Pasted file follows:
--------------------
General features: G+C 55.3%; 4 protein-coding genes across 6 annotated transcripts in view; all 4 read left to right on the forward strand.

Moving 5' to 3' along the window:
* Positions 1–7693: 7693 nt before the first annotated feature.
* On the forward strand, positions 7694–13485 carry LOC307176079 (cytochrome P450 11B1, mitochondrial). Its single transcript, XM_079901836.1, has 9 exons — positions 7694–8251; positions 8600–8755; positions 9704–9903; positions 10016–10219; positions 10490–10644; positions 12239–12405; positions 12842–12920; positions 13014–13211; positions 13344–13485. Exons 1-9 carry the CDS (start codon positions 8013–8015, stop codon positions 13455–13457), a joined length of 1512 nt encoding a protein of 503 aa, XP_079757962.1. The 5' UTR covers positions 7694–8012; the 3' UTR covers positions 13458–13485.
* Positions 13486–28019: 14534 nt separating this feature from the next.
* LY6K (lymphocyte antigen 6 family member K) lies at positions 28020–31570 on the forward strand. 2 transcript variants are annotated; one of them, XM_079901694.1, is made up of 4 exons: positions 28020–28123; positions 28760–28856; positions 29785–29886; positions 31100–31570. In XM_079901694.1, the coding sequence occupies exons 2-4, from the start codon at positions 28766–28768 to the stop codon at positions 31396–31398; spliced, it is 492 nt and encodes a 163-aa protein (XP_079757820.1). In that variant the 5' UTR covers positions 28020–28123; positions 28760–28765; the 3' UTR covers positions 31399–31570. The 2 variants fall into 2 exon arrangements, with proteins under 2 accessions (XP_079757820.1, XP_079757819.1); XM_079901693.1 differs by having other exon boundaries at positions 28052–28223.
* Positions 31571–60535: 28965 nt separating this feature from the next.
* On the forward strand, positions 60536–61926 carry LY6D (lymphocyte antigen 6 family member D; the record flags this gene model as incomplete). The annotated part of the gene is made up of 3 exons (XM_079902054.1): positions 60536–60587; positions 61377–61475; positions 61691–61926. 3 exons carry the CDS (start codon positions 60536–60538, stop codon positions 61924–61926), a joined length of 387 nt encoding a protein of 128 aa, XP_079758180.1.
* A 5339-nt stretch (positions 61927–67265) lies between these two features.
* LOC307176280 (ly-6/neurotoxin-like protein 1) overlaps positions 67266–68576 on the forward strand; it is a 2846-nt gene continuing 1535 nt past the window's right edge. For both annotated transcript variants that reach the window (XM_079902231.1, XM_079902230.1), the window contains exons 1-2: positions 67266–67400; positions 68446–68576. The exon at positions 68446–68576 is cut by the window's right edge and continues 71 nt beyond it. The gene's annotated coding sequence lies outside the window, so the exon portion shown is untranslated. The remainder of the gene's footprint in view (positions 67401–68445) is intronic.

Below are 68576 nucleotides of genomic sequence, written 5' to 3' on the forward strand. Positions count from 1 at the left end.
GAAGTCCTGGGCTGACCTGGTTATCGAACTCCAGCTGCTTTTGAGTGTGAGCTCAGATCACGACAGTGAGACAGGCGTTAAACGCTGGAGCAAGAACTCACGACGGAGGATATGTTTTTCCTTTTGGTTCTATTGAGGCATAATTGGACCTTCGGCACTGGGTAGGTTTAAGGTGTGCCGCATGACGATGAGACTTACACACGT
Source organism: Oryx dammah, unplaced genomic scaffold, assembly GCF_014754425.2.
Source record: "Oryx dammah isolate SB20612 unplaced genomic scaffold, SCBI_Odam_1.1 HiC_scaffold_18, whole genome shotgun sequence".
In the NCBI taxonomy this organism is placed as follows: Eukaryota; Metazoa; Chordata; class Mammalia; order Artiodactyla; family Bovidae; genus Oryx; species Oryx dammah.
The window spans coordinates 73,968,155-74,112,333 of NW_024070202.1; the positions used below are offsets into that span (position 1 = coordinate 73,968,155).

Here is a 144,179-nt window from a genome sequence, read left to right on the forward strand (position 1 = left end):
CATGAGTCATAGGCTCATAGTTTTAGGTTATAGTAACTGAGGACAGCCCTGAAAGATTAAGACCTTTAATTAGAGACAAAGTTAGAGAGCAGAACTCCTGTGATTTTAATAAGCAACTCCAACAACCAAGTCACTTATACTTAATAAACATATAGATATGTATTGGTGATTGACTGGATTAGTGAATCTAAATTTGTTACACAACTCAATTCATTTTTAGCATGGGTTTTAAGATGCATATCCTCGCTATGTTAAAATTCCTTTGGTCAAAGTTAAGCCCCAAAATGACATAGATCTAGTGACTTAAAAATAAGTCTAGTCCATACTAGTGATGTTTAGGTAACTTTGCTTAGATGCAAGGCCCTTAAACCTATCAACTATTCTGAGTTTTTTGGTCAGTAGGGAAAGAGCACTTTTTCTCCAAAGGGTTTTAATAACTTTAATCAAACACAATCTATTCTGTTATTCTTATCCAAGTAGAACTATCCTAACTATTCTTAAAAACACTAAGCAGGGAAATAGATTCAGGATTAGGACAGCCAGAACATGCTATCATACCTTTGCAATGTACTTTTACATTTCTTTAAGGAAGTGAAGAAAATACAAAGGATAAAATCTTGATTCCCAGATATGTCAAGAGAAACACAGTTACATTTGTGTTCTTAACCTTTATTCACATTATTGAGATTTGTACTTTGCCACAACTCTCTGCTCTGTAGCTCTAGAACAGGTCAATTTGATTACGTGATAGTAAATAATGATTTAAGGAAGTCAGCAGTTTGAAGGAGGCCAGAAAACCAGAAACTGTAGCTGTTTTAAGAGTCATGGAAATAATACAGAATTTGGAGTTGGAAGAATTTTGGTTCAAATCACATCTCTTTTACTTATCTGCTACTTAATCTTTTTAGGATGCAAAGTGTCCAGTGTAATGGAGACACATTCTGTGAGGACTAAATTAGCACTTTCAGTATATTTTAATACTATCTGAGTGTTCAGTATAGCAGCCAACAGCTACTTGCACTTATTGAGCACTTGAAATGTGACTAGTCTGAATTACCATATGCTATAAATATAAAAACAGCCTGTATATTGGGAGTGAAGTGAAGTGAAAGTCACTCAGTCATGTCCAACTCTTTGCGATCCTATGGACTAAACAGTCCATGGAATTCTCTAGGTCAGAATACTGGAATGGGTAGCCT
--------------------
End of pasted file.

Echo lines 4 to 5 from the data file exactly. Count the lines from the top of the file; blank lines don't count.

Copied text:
* On the forward strand, positions 7694–13485 carry LOC307176079 (cytochrome P450 11B1, mitochondrial). Its single transcript, XM_079901836.1, has 9 exons — positions 7694–8251; positions 8600–8755; positions 9704–9903; positions 10016–10219; positions 10490–10644; positions 12239–12405; positions 12842–12920; positions 13014–13211; positions 13344–13485. Exons 1-9 carry the CDS (start codon positions 8013–8015, stop codon positions 13455–13457), a joined length of 1512 nt encoding a protein of 503 aa, XP_079757962.1. The 5' UTR covers positions 7694–8012; the 3' UTR covers positions 13458–13485.
* Positions 13486–28019: 14534 nt separating this feature from the next.